This morning was stressful. I gave our last unit exam in calculus today, so I knew I’d be at school later than normal grading the tests so the kids could have them back tomorrow. They really don’t take me too long to grade. I have a system: I grade first hour’s tests during my planning period and into fourth hour; fourth hour’s test during fifth hour; and then all I have after school is fifth hour’s test (at which point I’ve graded so many tests, I can basically just glance at a page and know how many points were earned). It’s a good system. I only stay about an hour after the last bell. But this system is contingent upon having a planning period on test days.
During first hour, a principal walked in with a dreaded white slip–the slip that says you have to sub for another teacher during your plan due to an uncovered absence.
My heart sank. I texted my husband that he’d probably have to pick up our son from daycare today, which is typically my duty and something I look forward to every day. Also, this was the fourth time I’ve been asked to cover this quarter. So I was disappointed and mad and frustrated all in one little ball as second hour came hopping in.
I started teaching in second hour (Intermediate Algebra) and the hands went flying left and right. I hadn’t gotten to all the questions before other students were already finishing and needing their first round of work checked. Naturally, today was not a day I had my co-teacher with me, either.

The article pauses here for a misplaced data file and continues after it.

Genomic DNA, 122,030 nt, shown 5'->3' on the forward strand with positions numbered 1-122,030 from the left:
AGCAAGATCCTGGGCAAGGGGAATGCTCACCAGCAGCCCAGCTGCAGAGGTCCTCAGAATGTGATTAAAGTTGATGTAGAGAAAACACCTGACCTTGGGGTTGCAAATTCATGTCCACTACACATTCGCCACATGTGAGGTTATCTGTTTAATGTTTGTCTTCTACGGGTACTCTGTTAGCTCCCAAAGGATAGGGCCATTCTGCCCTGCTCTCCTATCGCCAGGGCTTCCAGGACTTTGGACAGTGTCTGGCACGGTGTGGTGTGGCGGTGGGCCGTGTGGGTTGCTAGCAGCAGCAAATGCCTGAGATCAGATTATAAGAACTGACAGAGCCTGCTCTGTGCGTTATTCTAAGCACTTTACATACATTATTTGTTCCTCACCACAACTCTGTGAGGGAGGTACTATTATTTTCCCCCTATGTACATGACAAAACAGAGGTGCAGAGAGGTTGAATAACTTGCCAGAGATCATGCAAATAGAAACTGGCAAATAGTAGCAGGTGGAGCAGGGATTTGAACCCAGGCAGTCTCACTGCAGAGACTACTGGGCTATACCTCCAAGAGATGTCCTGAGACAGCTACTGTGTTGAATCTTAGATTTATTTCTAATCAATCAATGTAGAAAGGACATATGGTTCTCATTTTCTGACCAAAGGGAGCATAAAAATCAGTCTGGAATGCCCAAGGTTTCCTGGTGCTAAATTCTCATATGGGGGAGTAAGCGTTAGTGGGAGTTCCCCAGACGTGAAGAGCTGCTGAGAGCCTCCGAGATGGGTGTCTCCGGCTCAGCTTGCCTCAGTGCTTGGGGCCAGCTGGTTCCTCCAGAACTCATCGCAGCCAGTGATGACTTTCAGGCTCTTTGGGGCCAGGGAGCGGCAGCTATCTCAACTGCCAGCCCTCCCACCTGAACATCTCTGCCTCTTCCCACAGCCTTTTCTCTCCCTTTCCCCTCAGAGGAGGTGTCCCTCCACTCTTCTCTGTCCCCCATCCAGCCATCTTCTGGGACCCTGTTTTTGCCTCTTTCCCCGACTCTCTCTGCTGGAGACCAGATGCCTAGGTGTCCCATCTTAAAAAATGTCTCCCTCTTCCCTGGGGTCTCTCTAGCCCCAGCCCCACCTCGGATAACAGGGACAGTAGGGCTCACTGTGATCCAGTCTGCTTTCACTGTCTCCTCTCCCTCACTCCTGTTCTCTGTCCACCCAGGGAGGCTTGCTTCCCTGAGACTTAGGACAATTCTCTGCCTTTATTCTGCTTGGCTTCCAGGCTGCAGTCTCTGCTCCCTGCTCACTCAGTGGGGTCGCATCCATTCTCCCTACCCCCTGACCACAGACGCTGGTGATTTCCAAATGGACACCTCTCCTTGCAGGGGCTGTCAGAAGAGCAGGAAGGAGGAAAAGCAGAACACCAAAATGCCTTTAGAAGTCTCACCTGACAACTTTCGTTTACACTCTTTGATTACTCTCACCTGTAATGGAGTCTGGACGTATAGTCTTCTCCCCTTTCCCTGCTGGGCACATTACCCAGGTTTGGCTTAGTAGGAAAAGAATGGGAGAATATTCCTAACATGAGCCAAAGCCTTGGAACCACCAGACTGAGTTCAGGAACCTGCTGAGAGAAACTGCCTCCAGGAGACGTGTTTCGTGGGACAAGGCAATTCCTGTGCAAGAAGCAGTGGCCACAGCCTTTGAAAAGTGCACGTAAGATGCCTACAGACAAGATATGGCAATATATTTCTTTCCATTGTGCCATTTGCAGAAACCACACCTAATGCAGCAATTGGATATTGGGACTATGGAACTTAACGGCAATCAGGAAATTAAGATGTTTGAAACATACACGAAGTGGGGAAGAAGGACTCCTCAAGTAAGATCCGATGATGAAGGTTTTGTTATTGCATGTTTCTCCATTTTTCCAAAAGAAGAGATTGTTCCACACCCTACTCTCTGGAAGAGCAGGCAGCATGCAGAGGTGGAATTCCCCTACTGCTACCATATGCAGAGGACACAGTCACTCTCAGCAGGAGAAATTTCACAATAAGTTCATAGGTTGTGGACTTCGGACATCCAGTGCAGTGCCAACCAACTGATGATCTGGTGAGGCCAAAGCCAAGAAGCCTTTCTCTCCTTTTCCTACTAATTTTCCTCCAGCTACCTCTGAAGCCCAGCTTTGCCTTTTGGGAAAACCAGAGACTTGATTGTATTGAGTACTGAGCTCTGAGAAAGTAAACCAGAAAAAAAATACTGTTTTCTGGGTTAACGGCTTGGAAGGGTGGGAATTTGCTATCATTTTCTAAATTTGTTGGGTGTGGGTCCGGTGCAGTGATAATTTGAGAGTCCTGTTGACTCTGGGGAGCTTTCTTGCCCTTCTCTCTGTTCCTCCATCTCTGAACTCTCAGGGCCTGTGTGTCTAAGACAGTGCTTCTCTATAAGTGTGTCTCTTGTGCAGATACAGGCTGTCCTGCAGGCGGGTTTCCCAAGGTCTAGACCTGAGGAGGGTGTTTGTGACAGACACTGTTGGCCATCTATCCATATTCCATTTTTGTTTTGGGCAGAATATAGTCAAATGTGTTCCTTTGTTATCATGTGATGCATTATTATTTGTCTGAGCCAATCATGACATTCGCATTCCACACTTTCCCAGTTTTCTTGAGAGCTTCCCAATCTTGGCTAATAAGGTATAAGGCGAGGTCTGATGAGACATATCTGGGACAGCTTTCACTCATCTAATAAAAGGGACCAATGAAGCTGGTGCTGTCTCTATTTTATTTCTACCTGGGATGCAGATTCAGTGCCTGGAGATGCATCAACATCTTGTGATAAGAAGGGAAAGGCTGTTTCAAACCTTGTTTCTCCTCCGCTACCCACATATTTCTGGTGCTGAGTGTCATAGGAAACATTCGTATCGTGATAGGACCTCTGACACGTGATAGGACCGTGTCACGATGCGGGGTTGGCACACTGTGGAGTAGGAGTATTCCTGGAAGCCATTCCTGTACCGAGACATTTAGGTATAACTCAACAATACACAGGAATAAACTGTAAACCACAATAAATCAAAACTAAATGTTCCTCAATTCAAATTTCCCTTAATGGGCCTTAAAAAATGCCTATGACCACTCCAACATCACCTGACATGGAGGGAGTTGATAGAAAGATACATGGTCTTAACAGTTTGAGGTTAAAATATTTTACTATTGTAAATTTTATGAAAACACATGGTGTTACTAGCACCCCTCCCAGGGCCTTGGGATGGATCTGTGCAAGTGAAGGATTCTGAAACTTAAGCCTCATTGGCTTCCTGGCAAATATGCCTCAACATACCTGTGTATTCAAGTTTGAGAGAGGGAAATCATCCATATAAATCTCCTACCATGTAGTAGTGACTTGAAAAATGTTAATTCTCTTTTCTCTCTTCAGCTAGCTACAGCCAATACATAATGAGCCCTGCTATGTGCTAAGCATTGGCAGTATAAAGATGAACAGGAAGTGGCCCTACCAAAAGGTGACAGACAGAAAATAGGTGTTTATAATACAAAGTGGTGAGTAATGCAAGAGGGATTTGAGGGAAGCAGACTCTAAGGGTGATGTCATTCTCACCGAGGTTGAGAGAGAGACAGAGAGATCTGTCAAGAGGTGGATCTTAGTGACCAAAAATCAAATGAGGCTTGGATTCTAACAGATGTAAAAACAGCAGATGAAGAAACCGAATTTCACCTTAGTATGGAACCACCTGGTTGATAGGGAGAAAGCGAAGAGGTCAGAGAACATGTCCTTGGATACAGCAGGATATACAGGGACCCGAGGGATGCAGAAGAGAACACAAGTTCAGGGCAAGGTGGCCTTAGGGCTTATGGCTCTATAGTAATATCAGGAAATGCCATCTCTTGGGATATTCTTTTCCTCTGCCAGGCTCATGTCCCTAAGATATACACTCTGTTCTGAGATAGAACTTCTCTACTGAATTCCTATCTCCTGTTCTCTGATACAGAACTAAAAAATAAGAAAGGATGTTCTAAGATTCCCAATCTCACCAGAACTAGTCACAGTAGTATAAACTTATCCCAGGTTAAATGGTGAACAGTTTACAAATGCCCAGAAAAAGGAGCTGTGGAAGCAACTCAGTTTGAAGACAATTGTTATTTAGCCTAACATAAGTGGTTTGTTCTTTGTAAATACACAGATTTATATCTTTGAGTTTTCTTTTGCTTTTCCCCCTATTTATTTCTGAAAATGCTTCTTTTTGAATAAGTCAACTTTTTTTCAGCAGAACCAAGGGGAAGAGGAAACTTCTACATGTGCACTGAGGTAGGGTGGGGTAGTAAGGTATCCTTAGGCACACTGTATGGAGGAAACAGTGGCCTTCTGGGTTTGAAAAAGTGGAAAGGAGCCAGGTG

Also throughout the hour, calculus students kept interrupting for various needs.
I finally sat down to check some papers when one of my students (who is on the spectrum) yelled, “I need some assistance on Number 11!”
“Can you jump in line here, so I can get to you when I’ve talked to all these students?” I asked, knowing a change in routine would not be met well.
And then came the first bright moment of the day.
One of the students who was waiting to get her corrections checked said, “Would you like me to help him with that one?”
I could have cried.
“YES! That would be so lovely.”
Up until that moment, my stress level had just been rising and rising ever since I laid eyes on that white piece of paper. It seemed like every couple minutes, I had to deal with another need or another interruption. I consider myself a pretty calm person, but my calm was gone this morning.
That is, until a student stepped in. She saw a need; she saw a fellow peer who needed help, and she didn’t hesitate to help him.
Of course it’s a kid who helps bring in the calm. It almost always is.
May we be more like them.